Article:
The growing use of anonymity-enhanced cryptocurrencies (AECs) used in ransomware schemes and the ways that perpetrators launder ransomware proceeds are among the findings detailed in an updated advisory issued Monday by Treasury’s financial crimes enforcement unit.
The updated advisory from the Financial Crimes Enforcement Network (FinCEN) reflects information from the agency’s Oct. 15 Financial Trend Analysis Report. Part of Treasury’s broader efforts to combat ransomware, the FinCEN “Advisory on Ransomware and the Use of the Financial System to Facilitate Ransom Payments” addresses the role of financial intermediaries in ransomware schemes, trends and typologies of ransomware and associated payments, recent examples of ransomware attacks, and financial “red flag” indicators of such activity.
Noted “trends and typologies” include extortion schemes; the proliferating use of anonymity-enhanced cryptocurrencies (AECs); use of unregistered convertible virtual currency (CVC) “mixing” services (mixing is a mechanism used to launder ransomware proceeds, FinCEN notes); cashing out through foreign CVC exchanges; collaboration and partnerships among ransomware criminals; and more.
A description of 12 financial red-flag indicators of ransomware-related illicit activity is included to assist financial institutions in detecting, preventing, and reporting suspicious transactions associated with ransomware attacks. “As no single financial red flag indicator is indicative of illicit or suspicious activity, financial institutions should consider the relevant facts and circumstances of each transaction, in keeping with their risk-based approach to compliance,” FinCEN said.
Those red flag indicators include:
- A financial institution or its customer detects IT enterprise activity that is connected to ransomware cyber indicators or known cyber threat actors. Malicious cyber activity may be evident in system log files, network traffic, or file information.
- When opening a new account or during other interactions with the financial institution, a customer provides information that a payment is in response to a ransomware incident.
- A customer’s CVC address, or an address with which a customer conducts transactions is connected to ransomware variants,35 payments, or related activity. These connections may appear in open sources or commercial or government analyses.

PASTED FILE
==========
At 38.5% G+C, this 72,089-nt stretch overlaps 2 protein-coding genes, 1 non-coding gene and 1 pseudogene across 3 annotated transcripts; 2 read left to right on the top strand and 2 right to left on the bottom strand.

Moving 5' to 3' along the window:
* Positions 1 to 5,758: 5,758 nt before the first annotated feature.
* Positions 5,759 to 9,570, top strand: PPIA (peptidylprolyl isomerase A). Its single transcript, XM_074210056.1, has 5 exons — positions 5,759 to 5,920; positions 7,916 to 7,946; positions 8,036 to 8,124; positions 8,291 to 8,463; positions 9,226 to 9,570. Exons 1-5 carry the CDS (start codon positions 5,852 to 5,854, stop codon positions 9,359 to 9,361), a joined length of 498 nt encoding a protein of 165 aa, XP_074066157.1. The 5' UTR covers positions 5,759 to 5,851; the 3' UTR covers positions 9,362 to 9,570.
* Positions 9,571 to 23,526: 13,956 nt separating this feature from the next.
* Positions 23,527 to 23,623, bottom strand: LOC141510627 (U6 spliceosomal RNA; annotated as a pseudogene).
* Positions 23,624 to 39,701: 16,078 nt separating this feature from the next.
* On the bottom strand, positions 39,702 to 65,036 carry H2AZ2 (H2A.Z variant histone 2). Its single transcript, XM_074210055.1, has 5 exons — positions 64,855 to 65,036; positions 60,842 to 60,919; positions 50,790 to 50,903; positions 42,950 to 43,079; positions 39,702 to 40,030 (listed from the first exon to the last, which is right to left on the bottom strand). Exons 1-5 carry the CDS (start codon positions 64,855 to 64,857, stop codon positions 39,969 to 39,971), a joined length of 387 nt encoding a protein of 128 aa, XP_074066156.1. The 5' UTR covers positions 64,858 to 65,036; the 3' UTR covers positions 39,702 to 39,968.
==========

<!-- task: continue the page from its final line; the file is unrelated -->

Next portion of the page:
- An irregular transaction occurs between an organization, especially an organization from a sector at high risk for targeting by ransomware (e.g., government, financial, educational, healthcare) and a digital forensic and incident response (DFIR) company or cyber insurance company (CIC), especially one known to facilitate ransomware payments.
- A DFIR or CIC customer receives funds from a counterparty and shortly after receipt of funds sends equivalent amounts to a CVC exchange.
- A customer shows limited knowledge of CVC during onboarding or via other interactions with the financial institution, yet inquires about or purchases CVC (particularly if in a large amount or rush requests), which may indicate the customer is a victim of ransomware.
- A customer that has no or limited history of CVC transactions sends a large CVC transaction, particularly when outside a company’s normal business practices.
- A customer that has not identified itself to the CVC exchanger, or registered with FinCEN as a money transmitter, appears to be using the liquidity provided by the exchange to execute large numbers of offsetting transactions between various CVCs, which may indicate that the customer is acting as an unregistered money services business (MSB).
- A customer uses a foreign-located CVC exchanger in a high-risk jurisdiction lacking, or known to have inadequate, anti-money laundering/countering financing of terrorism (AML/CFT) regulations for CVC entities.
- A customer receives CVC from an external wallet, and immediately initiates multiple, rapid trades among multiple CVCs, especially AECs, with no apparent related purpose, followed by a transaction off the platform. This may be indicative of attempts to break the chain of custody on the respective blockchains or further obfuscate the transaction.
- A customer initiates a transfer of funds involving a mixing service.
- A customer uses an encrypted network (e.g., the onion router) or an unidentified web portal to communicate with the recipient of the CVC transaction.